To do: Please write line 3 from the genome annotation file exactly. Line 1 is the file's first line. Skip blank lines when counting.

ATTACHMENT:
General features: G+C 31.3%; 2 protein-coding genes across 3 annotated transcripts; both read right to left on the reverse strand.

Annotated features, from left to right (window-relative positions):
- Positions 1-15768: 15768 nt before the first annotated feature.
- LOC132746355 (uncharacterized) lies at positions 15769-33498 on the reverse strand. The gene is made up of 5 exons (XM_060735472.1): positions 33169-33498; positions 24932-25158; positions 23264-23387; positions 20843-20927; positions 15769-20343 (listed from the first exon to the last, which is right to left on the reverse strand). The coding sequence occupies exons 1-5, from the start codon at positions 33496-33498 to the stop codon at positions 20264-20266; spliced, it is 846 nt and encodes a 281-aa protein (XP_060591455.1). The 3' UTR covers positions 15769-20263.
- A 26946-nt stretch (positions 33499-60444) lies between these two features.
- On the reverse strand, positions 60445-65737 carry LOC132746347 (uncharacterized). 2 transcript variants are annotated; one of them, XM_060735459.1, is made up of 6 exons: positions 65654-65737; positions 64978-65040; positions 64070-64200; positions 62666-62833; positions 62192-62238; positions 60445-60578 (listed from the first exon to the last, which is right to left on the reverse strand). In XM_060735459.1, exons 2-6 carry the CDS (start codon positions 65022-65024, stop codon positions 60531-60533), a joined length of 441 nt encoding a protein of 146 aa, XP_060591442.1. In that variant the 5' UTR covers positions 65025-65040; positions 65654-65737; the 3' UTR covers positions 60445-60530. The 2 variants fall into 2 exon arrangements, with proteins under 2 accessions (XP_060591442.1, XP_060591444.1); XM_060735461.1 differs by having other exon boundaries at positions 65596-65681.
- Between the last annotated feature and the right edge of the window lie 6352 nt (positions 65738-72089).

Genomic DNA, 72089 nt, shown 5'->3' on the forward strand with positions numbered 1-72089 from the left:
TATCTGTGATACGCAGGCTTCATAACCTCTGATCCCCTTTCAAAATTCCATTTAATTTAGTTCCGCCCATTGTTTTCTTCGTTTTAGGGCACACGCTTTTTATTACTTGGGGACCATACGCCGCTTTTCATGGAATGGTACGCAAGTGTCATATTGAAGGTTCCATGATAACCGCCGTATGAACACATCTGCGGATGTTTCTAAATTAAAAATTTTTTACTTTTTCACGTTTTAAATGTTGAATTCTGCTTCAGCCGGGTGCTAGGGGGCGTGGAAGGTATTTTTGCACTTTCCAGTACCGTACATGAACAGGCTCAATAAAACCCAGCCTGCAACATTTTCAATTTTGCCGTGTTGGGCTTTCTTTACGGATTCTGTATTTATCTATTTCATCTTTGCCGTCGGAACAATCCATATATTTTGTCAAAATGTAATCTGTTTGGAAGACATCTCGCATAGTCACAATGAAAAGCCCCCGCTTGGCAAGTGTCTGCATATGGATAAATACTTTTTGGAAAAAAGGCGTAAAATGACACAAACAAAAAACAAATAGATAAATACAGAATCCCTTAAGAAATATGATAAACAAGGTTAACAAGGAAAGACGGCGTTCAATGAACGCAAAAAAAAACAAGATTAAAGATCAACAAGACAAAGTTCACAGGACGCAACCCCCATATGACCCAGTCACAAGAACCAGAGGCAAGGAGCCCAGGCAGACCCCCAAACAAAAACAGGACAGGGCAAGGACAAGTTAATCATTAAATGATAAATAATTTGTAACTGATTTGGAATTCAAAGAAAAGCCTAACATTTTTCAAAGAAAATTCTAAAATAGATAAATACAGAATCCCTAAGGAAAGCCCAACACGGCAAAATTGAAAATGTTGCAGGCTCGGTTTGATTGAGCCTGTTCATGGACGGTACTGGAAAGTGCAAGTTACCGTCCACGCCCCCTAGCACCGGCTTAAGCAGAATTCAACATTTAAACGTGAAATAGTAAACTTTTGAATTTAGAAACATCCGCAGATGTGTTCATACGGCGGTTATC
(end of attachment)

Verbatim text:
- Positions 1-15768: 15768 nt before the first annotated feature.